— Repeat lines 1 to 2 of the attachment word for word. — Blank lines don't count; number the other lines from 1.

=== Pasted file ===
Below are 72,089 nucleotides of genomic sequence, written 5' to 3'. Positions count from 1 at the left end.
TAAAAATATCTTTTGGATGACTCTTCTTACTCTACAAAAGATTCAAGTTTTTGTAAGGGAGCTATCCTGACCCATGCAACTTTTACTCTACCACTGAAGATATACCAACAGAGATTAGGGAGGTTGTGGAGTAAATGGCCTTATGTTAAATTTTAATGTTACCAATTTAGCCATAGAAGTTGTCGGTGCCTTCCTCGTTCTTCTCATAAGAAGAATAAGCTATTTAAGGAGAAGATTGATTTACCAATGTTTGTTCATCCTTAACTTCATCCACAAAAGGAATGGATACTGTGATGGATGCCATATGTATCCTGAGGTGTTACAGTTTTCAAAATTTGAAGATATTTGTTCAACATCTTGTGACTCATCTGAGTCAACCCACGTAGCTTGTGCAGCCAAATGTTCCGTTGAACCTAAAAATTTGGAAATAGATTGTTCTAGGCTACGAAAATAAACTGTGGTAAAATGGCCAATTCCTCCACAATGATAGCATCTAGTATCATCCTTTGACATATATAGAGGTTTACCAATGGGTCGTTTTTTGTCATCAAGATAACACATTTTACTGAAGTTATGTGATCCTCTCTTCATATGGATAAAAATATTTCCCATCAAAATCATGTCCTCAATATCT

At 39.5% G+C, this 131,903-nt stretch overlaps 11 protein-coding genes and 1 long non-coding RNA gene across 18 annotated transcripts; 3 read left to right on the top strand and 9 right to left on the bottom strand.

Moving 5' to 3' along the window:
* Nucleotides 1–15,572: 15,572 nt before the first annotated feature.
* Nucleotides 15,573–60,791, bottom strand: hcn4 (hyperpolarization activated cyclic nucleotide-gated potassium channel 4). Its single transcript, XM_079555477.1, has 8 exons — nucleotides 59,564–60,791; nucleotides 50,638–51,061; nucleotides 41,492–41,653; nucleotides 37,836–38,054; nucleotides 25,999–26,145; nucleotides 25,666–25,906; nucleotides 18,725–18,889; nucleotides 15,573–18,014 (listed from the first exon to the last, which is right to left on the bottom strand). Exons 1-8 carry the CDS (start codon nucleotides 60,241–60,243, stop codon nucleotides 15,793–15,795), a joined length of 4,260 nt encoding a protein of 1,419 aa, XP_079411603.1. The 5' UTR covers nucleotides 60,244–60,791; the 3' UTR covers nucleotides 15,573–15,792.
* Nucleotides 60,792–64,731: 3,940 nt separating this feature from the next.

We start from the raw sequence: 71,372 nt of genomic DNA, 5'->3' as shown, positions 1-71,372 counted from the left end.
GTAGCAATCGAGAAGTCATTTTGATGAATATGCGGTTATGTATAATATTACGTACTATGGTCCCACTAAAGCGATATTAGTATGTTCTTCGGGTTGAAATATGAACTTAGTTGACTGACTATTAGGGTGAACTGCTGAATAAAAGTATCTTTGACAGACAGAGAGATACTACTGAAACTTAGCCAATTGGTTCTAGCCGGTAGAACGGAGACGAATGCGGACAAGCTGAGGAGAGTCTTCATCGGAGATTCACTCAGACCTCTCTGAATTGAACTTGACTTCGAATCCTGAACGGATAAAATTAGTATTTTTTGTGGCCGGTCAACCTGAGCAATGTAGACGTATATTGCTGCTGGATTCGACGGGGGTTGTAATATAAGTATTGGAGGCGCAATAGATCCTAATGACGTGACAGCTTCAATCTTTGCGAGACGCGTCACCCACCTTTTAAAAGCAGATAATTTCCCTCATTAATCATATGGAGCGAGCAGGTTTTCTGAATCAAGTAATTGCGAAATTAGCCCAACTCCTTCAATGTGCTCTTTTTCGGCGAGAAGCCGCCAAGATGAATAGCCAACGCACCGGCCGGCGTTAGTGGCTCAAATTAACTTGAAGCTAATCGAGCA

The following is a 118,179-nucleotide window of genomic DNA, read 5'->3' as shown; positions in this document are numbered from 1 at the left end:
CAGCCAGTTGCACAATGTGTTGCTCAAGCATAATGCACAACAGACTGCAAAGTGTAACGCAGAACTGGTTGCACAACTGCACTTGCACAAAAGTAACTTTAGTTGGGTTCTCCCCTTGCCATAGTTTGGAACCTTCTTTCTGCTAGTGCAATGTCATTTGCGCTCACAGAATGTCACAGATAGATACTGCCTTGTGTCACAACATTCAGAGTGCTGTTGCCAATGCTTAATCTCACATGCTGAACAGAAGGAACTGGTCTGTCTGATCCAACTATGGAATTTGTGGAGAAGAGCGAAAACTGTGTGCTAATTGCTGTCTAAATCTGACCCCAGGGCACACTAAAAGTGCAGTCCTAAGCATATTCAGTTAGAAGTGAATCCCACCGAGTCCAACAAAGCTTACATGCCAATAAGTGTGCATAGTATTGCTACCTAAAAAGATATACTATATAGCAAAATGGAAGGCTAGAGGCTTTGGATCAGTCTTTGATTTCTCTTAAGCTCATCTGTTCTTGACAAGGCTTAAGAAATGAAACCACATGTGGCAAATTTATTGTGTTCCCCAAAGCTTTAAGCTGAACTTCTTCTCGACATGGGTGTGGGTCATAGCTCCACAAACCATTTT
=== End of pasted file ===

Below are 72,089 nucleotides of genomic sequence, written 5' to 3'. Positions count from 1 at the left end.
TAAAAATATCTTTTGGATGACTCTTCTTACTCTACAAAAGATTCAAGTTTTTGTAAGGGAGCTATCCTGACCCATGCAACTTTTACTCTACCACTGAAGATATACCAACAGAGATTAGGGAGGTTGTGGAGTAAATGGCCTTATGTTAAATTTTAATGTTACCAATTTAGCCATAGAAGTTGTCGGTGCCTTCCTCGTTCTTCTCATAAGAAGAATAAGCTATTTAAGGAGAAGATTGATTTACCAATGTTTGTTCATCCTTAACTTCATCCACAAAAGGAATGGATACTGTGATGGATGCCATATGTATCCTGAGGTGTTACAGTTTTCAAAATTTGAAGATATTTGTTCAACATCTTGTGACTCATCTGAGTCAACCCACGTAGCTTGTGCAGCCAAATGTTCCGTTGAACCTAAAAATTTGGAAATAGATTGTTCTAGGCTACGAAAATAAACTGTGGTAAAATGGCCAATTCCTCCACAATGATAGCATCTAGTATCATCCTTTGACATATATAGAGGTTTACCAATGGGTCGTTTTTTGTCATCAAGATAACACATTTTACTGAAGTTATGTGATCCTCTCTTCATATGGATAAAAATATTTCCCATCAAAATCATGTCCTCAATATCT